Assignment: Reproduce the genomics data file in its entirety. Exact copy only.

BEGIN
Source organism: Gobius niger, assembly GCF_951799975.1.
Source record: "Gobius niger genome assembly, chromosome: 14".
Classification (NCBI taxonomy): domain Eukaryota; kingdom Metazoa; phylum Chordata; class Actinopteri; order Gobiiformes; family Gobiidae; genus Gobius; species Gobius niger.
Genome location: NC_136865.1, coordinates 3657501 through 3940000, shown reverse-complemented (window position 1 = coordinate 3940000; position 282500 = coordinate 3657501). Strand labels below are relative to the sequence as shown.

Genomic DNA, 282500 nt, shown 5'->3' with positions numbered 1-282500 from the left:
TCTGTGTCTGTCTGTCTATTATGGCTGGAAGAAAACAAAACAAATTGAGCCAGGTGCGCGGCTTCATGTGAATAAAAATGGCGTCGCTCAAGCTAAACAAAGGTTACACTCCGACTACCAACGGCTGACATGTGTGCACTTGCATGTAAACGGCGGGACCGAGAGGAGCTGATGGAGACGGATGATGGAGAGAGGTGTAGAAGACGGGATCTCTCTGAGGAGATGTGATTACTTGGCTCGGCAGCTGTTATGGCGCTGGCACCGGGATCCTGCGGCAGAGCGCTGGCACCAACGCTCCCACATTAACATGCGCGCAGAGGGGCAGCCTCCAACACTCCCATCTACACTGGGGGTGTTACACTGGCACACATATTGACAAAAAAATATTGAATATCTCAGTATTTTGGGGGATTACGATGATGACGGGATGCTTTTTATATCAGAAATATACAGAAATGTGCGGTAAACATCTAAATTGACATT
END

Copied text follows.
Source organism: Gobius niger, assembly GCF_951799975.1.
Source record: "Gobius niger genome assembly, chromosome: 14".
Classification (NCBI taxonomy): domain Eukaryota; kingdom Metazoa; phylum Chordata; class Actinopteri; order Gobiiformes; family Gobiidae; genus Gobius; species Gobius niger.
Genome location: NC_136865.1, coordinates 3657501 through 3940000, shown reverse-complemented (window position 1 = coordinate 3940000; position 282500 = coordinate 3657501). Strand labels below are relative to the sequence as shown.

Genomic DNA, 282500 nt, shown 5'->3' with positions numbered 1-282500 from the left:
TCTGTGTCTGTCTGTCTATTATGGCTGGAAGAAAACAAAACAAATTGAGCCAGGTGCGCGGCTTCATGTGAATAAAAATGGCGTCGCTCAAGCTAAACAAAGGTTACACTCCGACTACCAACGGCTGACATGTGTGCACTTGCATGTAAACGGCGGGACCGAGAGGAGCTGATGGAGACGGATGATGGAGAGAGGTGTAGAAGACGGGATCTCTCTGAGGAGATGTGATTACTTGGCTCGGCAGCTGTTATGGCGCTGGCACCGGGATCCTGCGGCAGAGCGCTGGCACCAACGCTCCCACATTAACATGCGCGCAGAGGGGCAGCCTCCAACACTCCCATCTACACTGGGGGTGTTACACTGGCACACATATTGACAAAAAAATATTGAATATCTCAGTATTTTGGGGGATTACGATGATGACGGGATGCTTTTTATATCAGAAATATACAGAAATGTGCGGTAAACATCTAAATTGACATT